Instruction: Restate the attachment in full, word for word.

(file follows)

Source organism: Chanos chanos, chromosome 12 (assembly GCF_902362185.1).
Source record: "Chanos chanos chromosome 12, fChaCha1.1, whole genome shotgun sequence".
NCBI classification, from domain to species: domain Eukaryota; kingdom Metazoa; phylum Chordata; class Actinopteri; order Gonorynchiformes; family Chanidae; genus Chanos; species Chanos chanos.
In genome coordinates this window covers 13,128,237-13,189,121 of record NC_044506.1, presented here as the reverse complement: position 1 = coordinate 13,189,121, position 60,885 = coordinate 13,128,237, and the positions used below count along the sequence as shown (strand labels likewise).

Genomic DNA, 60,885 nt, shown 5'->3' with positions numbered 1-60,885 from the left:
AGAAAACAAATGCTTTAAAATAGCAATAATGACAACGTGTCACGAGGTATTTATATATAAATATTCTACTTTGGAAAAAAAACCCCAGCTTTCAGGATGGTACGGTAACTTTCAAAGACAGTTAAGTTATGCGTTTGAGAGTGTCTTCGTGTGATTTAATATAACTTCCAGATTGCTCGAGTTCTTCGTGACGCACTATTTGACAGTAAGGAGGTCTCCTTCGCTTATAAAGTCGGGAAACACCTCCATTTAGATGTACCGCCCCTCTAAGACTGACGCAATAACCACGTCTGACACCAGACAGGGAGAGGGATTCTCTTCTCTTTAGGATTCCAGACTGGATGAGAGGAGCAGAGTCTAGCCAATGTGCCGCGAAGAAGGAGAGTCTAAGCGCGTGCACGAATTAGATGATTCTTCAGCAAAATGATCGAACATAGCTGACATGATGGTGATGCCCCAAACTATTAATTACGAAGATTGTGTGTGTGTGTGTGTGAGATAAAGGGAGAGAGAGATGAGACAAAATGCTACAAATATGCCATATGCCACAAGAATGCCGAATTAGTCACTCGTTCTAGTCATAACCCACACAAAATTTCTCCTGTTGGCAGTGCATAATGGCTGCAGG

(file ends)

Source organism: Chanos chanos, chromosome 12 (assembly GCF_902362185.1).
Source record: "Chanos chanos chromosome 12, fChaCha1.1, whole genome shotgun sequence".
NCBI classification, from domain to species: domain Eukaryota; kingdom Metazoa; phylum Chordata; class Actinopteri; order Gonorynchiformes; family Chanidae; genus Chanos; species Chanos chanos.
In genome coordinates this window covers 13,128,237-13,189,121 of record NC_044506.1, presented here as the reverse complement: position 1 = coordinate 13,189,121, position 60,885 = coordinate 13,128,237, and the positions used below count along the sequence as shown (strand labels likewise).

Genomic DNA, 60,885 nt, shown 5'->3' with positions numbered 1-60,885 from the left:
AGAAAACAAATGCTTTAAAATAGCAATAATGACAACGTGTCACGAGGTATTTATATATAAATATTCTACTTTGGAAAAAAAACCCCAGCTTTCAGGATGGTACGGTAACTTTCAAAGACAGTTAAGTTATGCGTTTGAGAGTGTCTTCGTGTGATTTAATATAACTTCCAGATTGCTCGAGTTCTTCGTGACGCACTATTTGACAGTAAGGAGGTCTCCTTCGCTTATAAAGTCGGGAAACACCTCCATTTAGATGTACCGCCCCTCTAAGACTGACGCAATAACCACGTCTGACACCAGACAGGGAGAGGGATTCTCTTCTCTTTAGGATTCCAGACTGGATGAGAGGAGCAGAGTCTAGCCAATGTGCCGCGAAGAAGGAGAGTCTAAGCGCGTGCACGAATTAGATGATTCTTCAGCAAAATGATCGAACATAGCTGACATGATGGTGATGCCCCAAACTATTAATTACGAAGATTGTGTGTGTGTGTGTGTGAGATAAAGGGAGAGAGAGATGAGACAAAATGCTACAAATATGCCATATGCCACAAGAATGCCGAATTAGTCACTCGTTCTAGTCATAACCCACACAAAATTTCTCCTGTTGGCAGTGCATAATGGCTGCAGG